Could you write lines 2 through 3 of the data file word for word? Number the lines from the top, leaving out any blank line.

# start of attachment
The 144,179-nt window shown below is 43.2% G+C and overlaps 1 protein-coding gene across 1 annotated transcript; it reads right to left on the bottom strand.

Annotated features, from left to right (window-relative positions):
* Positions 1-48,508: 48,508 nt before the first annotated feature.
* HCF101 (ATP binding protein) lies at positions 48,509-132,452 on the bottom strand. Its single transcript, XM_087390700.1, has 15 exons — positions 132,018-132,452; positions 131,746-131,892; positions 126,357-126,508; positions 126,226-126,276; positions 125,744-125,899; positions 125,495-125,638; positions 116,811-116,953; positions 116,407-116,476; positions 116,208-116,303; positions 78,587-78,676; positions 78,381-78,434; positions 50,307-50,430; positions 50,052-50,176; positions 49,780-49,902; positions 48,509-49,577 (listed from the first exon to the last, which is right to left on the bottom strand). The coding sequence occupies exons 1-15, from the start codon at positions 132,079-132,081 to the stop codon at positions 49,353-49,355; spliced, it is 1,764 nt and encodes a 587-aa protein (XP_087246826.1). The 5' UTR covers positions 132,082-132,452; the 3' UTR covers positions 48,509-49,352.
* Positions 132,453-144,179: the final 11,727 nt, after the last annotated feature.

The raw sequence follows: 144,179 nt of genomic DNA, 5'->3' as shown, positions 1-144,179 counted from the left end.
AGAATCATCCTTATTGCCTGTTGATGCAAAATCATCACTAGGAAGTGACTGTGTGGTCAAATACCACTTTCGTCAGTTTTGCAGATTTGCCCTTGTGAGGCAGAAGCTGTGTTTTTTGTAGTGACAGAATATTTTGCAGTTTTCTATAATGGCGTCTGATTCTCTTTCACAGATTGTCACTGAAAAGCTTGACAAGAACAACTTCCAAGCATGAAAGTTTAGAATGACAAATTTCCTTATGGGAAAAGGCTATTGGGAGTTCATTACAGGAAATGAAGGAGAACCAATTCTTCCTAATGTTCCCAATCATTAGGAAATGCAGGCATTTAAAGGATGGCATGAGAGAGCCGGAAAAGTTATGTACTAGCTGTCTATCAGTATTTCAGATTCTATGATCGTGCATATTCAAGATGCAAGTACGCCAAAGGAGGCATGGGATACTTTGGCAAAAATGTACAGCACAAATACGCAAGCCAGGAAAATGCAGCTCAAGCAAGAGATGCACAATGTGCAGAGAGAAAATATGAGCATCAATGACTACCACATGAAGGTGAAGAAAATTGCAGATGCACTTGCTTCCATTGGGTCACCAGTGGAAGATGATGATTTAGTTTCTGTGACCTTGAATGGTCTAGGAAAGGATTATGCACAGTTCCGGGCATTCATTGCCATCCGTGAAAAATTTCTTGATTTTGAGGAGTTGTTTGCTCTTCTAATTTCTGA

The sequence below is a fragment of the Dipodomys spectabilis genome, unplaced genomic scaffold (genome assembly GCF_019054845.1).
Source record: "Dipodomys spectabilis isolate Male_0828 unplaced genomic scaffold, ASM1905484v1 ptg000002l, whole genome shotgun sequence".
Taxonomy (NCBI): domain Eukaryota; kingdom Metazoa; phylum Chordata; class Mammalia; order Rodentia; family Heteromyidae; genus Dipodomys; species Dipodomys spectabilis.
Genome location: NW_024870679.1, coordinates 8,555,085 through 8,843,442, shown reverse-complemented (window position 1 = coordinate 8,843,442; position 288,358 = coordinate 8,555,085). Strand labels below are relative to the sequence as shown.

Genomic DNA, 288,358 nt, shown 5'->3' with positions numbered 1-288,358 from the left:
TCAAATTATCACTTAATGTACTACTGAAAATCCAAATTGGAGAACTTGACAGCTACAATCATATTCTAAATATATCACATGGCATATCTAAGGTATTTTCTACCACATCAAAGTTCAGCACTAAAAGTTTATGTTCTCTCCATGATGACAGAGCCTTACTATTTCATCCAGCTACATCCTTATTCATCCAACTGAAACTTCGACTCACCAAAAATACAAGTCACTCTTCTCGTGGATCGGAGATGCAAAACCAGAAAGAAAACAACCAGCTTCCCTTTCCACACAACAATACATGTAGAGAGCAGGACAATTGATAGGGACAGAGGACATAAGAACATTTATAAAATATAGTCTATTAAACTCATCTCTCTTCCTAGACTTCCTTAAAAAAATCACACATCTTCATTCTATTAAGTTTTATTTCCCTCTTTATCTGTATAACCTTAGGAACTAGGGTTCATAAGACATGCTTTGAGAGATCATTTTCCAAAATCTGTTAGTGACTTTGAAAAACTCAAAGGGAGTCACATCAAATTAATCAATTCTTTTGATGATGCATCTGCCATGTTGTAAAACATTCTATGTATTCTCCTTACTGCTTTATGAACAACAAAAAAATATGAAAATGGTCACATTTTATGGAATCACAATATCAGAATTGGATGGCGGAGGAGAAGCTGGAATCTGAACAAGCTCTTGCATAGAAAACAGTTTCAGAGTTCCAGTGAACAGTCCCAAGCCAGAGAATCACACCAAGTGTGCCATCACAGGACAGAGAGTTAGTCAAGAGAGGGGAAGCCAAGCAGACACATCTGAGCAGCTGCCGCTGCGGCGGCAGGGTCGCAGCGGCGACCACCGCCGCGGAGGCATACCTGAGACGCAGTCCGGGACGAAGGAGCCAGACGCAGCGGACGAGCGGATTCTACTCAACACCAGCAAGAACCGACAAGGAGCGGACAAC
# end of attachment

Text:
Annotated features, from left to right (window-relative positions):
* Positions 1-48,508: 48,508 nt before the first annotated feature.